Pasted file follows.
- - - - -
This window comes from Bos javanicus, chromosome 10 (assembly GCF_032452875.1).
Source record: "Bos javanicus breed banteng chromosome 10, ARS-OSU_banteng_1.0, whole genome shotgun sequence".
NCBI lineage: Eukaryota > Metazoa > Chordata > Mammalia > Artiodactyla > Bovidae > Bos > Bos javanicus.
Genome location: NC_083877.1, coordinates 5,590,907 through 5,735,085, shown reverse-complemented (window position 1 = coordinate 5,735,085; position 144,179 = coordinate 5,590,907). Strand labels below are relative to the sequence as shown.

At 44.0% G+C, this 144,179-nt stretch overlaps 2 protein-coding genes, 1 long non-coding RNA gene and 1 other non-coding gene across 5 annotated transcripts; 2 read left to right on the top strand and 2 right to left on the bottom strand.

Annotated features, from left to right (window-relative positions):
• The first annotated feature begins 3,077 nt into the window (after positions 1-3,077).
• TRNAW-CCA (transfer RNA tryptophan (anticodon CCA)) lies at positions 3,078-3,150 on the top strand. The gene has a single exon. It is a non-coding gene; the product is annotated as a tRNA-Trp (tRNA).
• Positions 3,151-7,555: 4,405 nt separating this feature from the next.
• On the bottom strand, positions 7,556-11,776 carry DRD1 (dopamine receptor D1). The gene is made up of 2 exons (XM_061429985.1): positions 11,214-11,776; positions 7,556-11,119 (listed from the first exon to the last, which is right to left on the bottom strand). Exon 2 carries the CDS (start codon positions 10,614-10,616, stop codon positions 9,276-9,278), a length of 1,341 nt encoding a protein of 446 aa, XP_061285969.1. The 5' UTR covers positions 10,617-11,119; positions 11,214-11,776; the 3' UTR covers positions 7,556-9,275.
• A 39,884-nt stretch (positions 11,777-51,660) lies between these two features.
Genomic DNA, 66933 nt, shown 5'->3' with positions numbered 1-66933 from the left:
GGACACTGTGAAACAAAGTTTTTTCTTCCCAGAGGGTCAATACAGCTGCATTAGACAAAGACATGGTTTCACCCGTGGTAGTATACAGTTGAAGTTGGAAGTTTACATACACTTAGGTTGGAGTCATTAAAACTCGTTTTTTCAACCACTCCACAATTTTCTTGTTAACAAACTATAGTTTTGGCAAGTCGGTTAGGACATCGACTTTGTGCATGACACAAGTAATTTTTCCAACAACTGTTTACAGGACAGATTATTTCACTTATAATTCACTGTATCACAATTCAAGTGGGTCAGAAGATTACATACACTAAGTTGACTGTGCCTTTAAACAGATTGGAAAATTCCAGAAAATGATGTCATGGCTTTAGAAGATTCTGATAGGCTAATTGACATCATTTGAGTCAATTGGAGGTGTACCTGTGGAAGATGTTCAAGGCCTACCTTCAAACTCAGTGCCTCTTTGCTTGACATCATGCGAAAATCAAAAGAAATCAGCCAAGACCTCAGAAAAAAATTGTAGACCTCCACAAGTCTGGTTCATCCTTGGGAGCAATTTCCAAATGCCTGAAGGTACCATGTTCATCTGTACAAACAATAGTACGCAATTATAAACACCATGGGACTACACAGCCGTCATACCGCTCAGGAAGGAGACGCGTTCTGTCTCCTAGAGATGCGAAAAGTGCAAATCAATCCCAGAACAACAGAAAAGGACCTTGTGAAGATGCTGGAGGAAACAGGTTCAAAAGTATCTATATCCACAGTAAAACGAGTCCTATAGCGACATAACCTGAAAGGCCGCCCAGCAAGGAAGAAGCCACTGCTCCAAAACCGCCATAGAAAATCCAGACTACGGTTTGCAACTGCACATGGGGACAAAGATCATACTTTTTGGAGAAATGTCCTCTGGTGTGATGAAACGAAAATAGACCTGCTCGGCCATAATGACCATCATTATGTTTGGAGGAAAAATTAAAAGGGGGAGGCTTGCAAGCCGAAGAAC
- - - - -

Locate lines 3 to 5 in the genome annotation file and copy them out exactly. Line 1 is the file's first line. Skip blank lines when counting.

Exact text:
NCBI lineage: Eukaryota > Metazoa > Chordata > Mammalia > Artiodactyla > Bovidae > Bos > Bos javanicus.
Genome location: NC_083877.1, coordinates 5,590,907 through 5,735,085, shown reverse-complemented (window position 1 = coordinate 5,735,085; position 144,179 = coordinate 5,590,907). Strand labels below are relative to the sequence as shown.

At 44.0% G+C, this 144,179-nt stretch overlaps 2 protein-coding genes, 1 long non-coding RNA gene and 1 other non-coding gene across 5 annotated transcripts; 2 read left to right on the top strand and 2 right to left on the bottom strand.